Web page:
'Mr. Thompson of New Orleans, my dear,
said Mr. Merton.
And then after conversing a few moments,
he sauntered to the opposite side of tbe sa
loon. - J, .-. ....
'Who is that handsome young man you
just introduced to Helen?' asked Mrs. Merton
of her husband.
That is Mr. Thompson of New Orleans, the
richest merchant in that city, as his father
was befre him. v He arrived here but the day
before yesterday. I was introduced to him
yesterday, and invited him here to-night, and
if the impression is now felt on Helen's heart
which has hitherto been so callous, none will
regret the disappearance of ' -- -
Your protoge, - Charles Elliston,' said his
Mr. Merton did not answer her he only turn
. At first when the stranger was introduced
to Helen there appeared an air of embarrass
ment; but it gradually wore off, and he enter
ed into conversation with his usual vivacity.
In the course of it she asked him if he had ev
er been in the city before. - .
1 He replied that he bad been when he was
about seventeen years of age, and that he had
then been acquainted with several of his age,
whose acquaintance he highly prized. Among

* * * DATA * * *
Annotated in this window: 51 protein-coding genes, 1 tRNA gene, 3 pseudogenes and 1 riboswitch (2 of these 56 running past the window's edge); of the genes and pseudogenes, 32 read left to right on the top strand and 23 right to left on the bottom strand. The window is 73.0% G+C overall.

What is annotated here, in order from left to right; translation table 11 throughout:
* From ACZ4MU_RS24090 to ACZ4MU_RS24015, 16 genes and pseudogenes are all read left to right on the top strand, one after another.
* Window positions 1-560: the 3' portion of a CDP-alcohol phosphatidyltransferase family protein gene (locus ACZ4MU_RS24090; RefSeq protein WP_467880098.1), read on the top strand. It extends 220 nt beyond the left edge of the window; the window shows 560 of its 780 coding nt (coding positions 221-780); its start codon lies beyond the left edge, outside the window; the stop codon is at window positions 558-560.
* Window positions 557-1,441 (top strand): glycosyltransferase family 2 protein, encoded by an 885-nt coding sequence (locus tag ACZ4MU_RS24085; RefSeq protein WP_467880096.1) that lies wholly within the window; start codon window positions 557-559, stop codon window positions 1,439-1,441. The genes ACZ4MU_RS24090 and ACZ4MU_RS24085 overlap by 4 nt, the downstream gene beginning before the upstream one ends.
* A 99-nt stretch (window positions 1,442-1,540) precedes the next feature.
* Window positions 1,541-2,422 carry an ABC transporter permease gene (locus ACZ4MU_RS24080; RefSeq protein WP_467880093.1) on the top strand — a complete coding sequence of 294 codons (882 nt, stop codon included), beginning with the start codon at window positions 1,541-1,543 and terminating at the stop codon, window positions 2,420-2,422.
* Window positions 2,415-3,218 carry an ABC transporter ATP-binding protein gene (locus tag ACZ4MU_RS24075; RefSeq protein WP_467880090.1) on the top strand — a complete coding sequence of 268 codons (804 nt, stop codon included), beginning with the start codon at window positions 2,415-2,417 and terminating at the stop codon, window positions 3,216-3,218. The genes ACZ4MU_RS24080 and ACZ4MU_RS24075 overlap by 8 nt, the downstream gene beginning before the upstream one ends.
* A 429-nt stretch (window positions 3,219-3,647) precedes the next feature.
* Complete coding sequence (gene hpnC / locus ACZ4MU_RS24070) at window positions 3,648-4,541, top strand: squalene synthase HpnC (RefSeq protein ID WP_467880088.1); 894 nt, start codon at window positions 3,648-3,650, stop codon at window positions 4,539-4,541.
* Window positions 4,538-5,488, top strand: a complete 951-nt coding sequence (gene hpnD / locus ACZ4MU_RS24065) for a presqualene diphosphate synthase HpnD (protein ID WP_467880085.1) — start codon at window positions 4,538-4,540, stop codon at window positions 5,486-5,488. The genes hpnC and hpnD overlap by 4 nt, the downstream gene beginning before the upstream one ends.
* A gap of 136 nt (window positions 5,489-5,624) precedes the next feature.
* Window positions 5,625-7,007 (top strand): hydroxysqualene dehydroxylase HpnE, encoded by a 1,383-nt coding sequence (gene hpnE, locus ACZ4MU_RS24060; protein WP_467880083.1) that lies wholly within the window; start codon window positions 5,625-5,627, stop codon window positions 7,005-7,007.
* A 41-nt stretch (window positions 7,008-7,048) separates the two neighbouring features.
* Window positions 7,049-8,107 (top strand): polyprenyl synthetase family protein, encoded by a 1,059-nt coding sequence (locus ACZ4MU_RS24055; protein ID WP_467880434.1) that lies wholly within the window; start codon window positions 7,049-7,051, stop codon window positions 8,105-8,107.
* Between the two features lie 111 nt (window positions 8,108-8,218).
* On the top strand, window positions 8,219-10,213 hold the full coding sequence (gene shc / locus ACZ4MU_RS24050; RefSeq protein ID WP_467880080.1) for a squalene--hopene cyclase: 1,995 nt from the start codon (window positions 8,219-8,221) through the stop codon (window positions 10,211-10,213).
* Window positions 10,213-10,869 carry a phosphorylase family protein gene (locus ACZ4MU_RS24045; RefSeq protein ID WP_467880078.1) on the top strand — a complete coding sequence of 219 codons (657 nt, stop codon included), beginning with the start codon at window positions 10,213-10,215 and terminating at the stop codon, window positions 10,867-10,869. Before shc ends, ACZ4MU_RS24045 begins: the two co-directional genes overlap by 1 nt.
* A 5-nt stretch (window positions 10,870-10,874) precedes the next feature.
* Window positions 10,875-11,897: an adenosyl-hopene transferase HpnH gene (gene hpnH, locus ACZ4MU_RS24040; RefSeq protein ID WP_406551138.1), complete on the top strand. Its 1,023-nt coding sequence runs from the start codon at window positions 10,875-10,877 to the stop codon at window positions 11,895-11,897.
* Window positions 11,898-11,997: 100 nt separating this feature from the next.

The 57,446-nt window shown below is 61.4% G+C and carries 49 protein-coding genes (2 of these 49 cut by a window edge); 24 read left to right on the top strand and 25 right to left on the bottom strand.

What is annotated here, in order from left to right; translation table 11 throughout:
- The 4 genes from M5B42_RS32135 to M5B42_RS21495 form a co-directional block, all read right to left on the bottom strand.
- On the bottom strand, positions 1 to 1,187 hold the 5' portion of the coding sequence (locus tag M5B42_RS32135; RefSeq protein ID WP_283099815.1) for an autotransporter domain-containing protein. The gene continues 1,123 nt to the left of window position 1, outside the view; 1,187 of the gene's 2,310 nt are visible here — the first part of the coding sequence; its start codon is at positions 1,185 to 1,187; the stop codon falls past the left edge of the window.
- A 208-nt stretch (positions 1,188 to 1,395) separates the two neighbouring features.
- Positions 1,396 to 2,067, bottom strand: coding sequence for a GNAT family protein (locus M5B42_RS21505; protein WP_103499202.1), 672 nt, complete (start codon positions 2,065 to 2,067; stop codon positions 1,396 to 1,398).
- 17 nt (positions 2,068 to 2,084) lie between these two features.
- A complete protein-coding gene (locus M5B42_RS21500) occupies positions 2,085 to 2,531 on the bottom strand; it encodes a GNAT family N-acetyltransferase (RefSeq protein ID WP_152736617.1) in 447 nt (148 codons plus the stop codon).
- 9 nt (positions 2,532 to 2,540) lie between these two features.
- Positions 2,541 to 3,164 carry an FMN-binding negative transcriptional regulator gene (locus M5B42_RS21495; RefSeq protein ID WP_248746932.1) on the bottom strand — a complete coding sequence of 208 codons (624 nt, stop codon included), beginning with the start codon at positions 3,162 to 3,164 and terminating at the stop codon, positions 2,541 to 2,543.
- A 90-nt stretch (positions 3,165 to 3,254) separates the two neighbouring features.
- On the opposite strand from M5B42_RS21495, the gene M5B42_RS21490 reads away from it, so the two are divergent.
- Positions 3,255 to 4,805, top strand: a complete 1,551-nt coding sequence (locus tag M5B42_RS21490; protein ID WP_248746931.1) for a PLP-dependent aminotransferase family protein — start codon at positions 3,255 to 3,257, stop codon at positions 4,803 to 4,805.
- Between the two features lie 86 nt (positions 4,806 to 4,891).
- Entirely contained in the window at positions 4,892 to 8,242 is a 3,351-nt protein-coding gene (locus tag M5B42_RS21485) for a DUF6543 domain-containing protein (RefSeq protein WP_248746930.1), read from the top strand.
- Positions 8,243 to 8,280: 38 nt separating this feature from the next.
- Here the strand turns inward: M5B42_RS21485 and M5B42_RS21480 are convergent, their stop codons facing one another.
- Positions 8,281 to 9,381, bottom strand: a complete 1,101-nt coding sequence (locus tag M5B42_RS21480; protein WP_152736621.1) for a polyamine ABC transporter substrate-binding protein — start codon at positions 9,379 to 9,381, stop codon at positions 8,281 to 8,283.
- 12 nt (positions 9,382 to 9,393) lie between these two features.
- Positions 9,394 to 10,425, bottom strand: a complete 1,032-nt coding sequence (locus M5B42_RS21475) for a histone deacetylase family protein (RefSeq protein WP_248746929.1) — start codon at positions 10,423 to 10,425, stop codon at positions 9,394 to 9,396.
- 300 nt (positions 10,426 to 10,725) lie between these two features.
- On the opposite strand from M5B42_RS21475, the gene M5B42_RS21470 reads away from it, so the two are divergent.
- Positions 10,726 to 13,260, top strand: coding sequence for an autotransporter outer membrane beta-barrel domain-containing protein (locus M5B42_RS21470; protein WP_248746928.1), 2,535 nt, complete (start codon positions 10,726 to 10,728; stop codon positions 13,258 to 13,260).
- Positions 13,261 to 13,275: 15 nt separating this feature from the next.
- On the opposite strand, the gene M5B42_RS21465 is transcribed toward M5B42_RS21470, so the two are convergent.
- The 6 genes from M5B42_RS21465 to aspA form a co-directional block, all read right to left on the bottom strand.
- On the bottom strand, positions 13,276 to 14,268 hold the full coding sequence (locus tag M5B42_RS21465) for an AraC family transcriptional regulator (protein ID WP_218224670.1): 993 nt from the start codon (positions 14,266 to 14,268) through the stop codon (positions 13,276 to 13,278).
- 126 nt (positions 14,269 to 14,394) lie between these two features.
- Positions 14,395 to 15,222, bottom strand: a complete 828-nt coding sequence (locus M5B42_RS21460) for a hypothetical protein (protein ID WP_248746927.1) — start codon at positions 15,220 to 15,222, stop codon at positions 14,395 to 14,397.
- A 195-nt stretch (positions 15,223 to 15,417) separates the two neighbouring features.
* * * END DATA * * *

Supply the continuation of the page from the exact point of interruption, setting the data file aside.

those he mentioned was that of Charles Ellis
ton in particular. -
As he pronounced the name, he bent his
dark eyes full upon her, and perceived that
she startled awhile, for an instant agitation
was Visibly depicted on her countenance. Af
ter a moment's pause he continued- -
; 'But I have made inquiries since my arrival,
respecting him, and hear that he haa return
ed the kindness of his benefactor, your father,
with ingratitude, by leaving his house and go
ing no one knew whither. , . "
O, no, sir, do not believe that; it is an idle
report He had reasons for leaving my fath
er's house,' and her voice trembled and a tear
stood in her eye. Just then a gentleman ad
vanced to claim her hand for the cotillion, and
the conversation was abruptly terminated.